Wild animals & birds; unlawful to hunt on private property and state waters on Sunday, exception. (HB1237)

Introduced By

Del. Todd Gilbert (R-Woodstock) with support from 34 copatrons, whose average partisan position is:

Those copatrons are Del. Dave Albo (R-Springfield), Del. Rich Anderson (R-Woodbridge), Del. Mark Berg (R-Winchester), Del. David Bulova (D-Fairfax), Del. Barbara Comstock (R-McLean), Del. Tag Greason (R-Potomac Falls), Del. Greg Habeeb (R-Salem), Del. Chris Head (R-Roanoke), Del. Tim Hugo (R-Centreville), Del. Terry Kilgore (R-Gate City), Del. Dave LaRock (R-Loudoun), Del. Scott Lingamfelter (R-Woodbridge), Del. Alfonso Lopez (D-Arlington), Del. Manoli Loupassi (R-Richmond), Del. Bob Marshall (R-Manassas), Del. Jackson Miller (R-Manassas), Del. Will Morefield (R-North Tazewell), Del. Brenda Pogge (R-Williamsburg), Del. David Ramadan (R-South Riding), Del. Nick Rush (R-Christiansburg), Del. Chris Stolle (R-Virginia Beach), Del. Ron Villanueva (R-Virginia Beach), Del. Michael Webert (R-Marshall), Del. David Yancey (R-Newport News), Del. Joseph Yost (R-Blacksburg), Sen. Dick Black (R-Leesburg), Sen. Bill Carrico (R-Grayson), Sen. Lynwood Lewis (D-Accomac), Sen. Dave Marsden (D-Burke), Sen. Tommy Norment (R-Williamsburg), Sen. Phil Puckett (D-Tazewell), Sen. Bill Stanley (R-Moneta), Sen. Scott Surovell (D-Mount Vernon), Sen. Frank Wagner (R-Virginia Beach)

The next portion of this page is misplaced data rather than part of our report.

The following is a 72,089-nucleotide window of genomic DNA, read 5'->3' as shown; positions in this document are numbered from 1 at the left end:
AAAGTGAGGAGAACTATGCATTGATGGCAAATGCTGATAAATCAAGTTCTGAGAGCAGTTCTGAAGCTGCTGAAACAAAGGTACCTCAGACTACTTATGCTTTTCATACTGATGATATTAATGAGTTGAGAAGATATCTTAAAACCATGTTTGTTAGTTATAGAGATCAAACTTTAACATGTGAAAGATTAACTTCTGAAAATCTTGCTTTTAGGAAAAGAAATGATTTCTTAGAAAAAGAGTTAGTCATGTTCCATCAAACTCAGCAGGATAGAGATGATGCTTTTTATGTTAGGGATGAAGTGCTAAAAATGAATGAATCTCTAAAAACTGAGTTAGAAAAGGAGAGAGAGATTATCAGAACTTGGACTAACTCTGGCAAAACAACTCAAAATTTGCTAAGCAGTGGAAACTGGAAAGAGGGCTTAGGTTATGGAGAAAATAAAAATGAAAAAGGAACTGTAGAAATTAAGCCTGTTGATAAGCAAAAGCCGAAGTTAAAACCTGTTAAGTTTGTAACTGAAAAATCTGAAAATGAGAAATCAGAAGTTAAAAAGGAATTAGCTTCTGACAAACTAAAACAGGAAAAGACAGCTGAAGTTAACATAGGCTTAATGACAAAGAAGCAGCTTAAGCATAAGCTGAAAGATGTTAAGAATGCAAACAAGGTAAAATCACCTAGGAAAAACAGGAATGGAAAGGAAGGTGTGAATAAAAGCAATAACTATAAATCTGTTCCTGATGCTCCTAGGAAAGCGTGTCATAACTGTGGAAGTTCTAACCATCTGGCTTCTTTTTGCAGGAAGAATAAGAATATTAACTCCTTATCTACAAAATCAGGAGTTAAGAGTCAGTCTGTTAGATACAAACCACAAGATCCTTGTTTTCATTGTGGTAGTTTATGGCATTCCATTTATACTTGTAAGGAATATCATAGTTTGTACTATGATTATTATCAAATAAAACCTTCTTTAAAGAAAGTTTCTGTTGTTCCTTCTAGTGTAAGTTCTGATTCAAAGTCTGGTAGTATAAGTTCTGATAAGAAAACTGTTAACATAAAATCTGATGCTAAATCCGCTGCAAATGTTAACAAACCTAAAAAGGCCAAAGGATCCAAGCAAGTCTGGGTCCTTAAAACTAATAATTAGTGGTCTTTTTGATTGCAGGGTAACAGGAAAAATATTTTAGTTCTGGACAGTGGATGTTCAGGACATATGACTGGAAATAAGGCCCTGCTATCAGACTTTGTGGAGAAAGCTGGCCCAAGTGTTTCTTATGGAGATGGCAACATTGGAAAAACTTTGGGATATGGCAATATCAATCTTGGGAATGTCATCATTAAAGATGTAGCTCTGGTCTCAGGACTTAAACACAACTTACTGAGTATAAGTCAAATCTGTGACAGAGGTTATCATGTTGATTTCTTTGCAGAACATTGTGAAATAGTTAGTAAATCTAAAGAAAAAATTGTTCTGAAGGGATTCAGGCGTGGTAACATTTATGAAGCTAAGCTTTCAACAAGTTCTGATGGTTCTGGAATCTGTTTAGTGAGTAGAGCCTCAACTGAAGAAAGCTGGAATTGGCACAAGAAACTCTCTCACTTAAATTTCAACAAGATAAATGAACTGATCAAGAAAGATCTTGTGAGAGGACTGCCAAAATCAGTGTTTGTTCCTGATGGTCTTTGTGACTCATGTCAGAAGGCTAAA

Progress

Introduced
Passed Committee
Passed House
Passed Senate
Signed by Governor
Became Law

Description

Hunting on Sundays. Allows hunting on Sundays under certain circumstances. A person may hunt waterfowl, subject to restrictions imposed by the Director of the Department of Game and Inland Fisheries, and a landowner and his immediate family or a person with written permission may hunt or kill any wild bird or wild animal, including nuisance species, if they hunt on the landowner's property. However, the aforementioned hunting activities cannot occur within 200 yards of a house of worship. The bill prohibits the hunting of deer with dogs on Sunday. Read the Bill »

Outcome

Bill Has Passed

History

DateAction
01/17/2014Presented and ordered printed 14102270D
01/17/2014Referred to Committee on Agriculture, Chesapeake and Natural Resources
01/21/2014Impact statement from DPB (HB1237)
01/22/2014Reported from Agriculture, Chesapeake and Natural Resources with amendment (12-Y 10-N) (see vote tally)
01/23/2014Read first time
01/23/2014Impact statement from DPB (HB1237)
01/24/2014Passed by for the day
01/27/2014Read second time
01/27/2014Floor substitute printed 14104488D-H1 (Fariss)
01/27/2014Substitute by Delegate Fariss rejected 14104488D-H1
01/27/2014Committee amendment rejected
01/27/2014Amendment by Delegate Gilbert agreed to
01/27/2014Pending question ordered
01/27/2014Engrossed by House as amended HB1237E
01/27/2014Printed as engrossed 14102270D-E
01/28/2014Read third time and passed House (71-Y 27-N)
01/28/2014VOTE: PASSAGE (71-Y 27-N) (see vote tally)
01/29/2014Constitutional reading dispensed